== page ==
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Quebec realtors report increase in buyers assuming sellers’ mortgages

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Increasing numbers of homebuyers in Quebec are assuming sellers’ mortgages to help combat rising interest rates and higher mortgage costs, Re/Max Canada says. 

The province is also seeing an increase in mortgage transfers and cash payments, primarily among high-end buyers, reports the brokerage in its 2023 Fall Housing Market Outlook.

 

Assuming seller’s mortgages

 

Opting to assume sellers’ mortgages is “everybody’s number one choice right now,” says Patricia Hamelin, a real estate broker with Re/Max du Cartier in Montreal with 15 years of experience. “Nobody would do it in the past because everybody would get a better rate.” 

Hamelin has never seen buyers assume sellers’ mortgages before, noting that “rates have basically been good since I started in real estate in 2008.” 

Assuming a seller’s mortgage is not that easy, she noted, as buyers must remain with the sellers’ financial institution, and every bank has different conditions. 

While most fixed-rate mortgages can be assumed by a new buyer, variable-rate mortgages and home equity lines of credit typically cannot, according to the Financial Consumer Agency of Canada. The buyer must obtain approval from the lender to assume the mortgage, take over the remaining payments and adhere to the original contract terms. 

In certain provinces, sellers might remain personally liable for the assumable mortgage after selling the property, potentially being asked to cover payments if the buyer defaults. However, some lenders may release sellers from this liability if they approve the buyer for the mortgage.

Buyers are also transferring their mortgages to their new homes if their current mortgages are favourable, Hamelin explains. “Basically, the point is that people are trying to hold on to those (lower) rates as much as they can if it’s a possibility.”

 

The rise of cash payments among high-end buyers

 

More high-end buyers are paying in cash to avoid higher interest rates, Hamelin said. When interest rates were low, even buyers with lots of cash would prefer taking out low interest rate mortgages because they could make money elsewhere, “but now I’m not sure that’s the case.”

Asked to choose a preference between a low interest and high interest rate environment, Hamelin said a middle-ground would be a preference for brokers. However, she notes she has seen only the extremes during her career.

With today’s high interest rates, “making the next move is a little bit more complicated for people, so it gives us a little bit more roadblocks.” Brokers have to discuss several different mortgage scenarios for clients seeking the best possible deals.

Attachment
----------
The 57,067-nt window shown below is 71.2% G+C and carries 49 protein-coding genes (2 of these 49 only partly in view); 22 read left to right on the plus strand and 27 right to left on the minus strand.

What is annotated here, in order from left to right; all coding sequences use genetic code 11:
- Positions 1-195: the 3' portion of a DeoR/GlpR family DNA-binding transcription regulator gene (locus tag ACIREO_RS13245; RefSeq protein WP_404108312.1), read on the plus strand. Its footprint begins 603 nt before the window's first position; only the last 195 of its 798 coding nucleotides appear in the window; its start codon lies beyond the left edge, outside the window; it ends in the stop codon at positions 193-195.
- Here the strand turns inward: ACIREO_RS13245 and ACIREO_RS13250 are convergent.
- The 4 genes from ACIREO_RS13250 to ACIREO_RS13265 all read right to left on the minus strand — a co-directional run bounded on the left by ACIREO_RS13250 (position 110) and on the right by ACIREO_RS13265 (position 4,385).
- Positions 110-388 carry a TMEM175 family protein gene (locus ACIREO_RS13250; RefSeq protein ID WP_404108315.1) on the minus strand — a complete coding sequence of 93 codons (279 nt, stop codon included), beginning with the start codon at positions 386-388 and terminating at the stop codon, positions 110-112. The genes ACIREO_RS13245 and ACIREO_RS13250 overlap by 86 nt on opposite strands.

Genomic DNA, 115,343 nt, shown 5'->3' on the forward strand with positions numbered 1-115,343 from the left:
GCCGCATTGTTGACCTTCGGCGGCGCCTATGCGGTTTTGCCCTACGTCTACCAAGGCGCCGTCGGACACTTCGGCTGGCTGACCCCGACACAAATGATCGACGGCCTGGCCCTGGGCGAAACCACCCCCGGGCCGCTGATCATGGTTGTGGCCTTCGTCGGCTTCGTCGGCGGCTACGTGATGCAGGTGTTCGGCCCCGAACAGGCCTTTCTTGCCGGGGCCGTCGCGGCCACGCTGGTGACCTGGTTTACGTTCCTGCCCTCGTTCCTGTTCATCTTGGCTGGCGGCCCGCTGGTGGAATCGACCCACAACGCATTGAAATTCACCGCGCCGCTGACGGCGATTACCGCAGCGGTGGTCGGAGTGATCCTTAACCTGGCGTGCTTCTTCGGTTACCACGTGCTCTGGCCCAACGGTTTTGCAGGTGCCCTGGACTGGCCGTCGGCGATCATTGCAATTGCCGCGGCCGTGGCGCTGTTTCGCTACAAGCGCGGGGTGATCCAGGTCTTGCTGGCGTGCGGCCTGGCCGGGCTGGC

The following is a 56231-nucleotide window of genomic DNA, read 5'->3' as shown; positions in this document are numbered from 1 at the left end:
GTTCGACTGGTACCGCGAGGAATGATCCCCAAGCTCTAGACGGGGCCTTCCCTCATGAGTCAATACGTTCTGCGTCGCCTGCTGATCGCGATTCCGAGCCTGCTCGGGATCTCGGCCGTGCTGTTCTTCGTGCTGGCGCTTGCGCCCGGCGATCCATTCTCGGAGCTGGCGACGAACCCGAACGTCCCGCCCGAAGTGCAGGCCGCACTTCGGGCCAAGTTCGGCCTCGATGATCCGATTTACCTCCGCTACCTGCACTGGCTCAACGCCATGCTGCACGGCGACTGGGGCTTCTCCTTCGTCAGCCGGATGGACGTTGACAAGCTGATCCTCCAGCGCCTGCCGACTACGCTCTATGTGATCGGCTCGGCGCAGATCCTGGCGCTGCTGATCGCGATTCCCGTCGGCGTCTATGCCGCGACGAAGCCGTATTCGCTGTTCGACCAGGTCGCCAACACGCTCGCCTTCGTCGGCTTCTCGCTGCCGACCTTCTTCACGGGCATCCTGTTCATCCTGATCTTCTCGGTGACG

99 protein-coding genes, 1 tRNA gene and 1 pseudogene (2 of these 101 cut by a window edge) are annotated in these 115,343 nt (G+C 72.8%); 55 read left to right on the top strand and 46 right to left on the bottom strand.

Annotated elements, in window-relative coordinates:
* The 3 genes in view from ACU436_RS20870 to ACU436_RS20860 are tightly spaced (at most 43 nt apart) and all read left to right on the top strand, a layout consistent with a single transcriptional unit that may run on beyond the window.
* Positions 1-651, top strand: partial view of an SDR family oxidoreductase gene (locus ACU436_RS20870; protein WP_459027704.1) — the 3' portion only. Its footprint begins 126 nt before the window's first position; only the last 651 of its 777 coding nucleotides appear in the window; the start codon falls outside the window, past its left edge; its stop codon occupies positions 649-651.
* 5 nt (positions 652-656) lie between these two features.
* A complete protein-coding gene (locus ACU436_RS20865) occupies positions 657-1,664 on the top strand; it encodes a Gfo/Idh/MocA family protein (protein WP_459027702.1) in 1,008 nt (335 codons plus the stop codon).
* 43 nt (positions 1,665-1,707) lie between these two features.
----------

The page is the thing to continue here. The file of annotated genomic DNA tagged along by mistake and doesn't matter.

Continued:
Sellers must give much more thought to how much their mortgage will cost in their new homes. “Today, the thought process is longer. It’s not as simple,” Hamelin said. “When interest rates were lower, that was one thing that you just didn’t even talk about.”

 

Low-inventory challenges persist

 

In addition, with inventories low, potential buyers are reluctant to leave their current homes. “You’re not going to sell it if you don’t know where you’re going to go. We have a ton of clients that want to buy, but they have to sell, and they don’t know where they’re going to go.”

Hamelin said most clients who are unable to assume the seller’s mortgage or transfer their mortgage are opting for fixed-rate mortgages. “The mortgage brokers that we work with are telling our people to go between two and three years,” she said.

 “We’re seeing a whole mix of things, but most clients are not taking variable.”

The popularity of variable-rate mortgages soared during the pandemic when the Bank of Canada lowered its benchmark interest rate to 0.25 per cent. According to Rates.ca, variable-rate quotes on its site comprised 57 per cent of total mortgage quotes by July 2022. However, variable-rate quotes fell to 26 per cent of total mortgage quotes in December 2022, after the Bank of Canada overnight rate increased substantially.

 

Exploring alternative solutions

 

Assuming sellers’ mortgages is not a new trend, said Charles Brand, director of the market analysis service at the Professional Association of Real Estate Brokers of Quebec.

“When financing conditions are more difficult, different strategies always emerge,” Brand said. “People are just trying to find alternatives. It’s not a trend; it’s a phenomenon that occurs when financing conditions are difficult.”

Some first-time buyers have found alternative solutions to avoid the sting of high interest rates, he said. One is buying duplexes or triplexes and using the rental income to offset mortgage costs. In some cases, people are renting with an option to buy. 

Parents are also often helping their first-time home buying children — a phenomenon also known as the bank of mom and dad. According to Brand, 25% of first-time buyers received assistance from relatives for their mortgages.

Brand added that buyers are also opting for non-traditional financing from private banks that are not subject to mortgage stress tests of chartered and federally regulated banks. Others are paying larger down payments to reduce the sizes of their mortgages.

 


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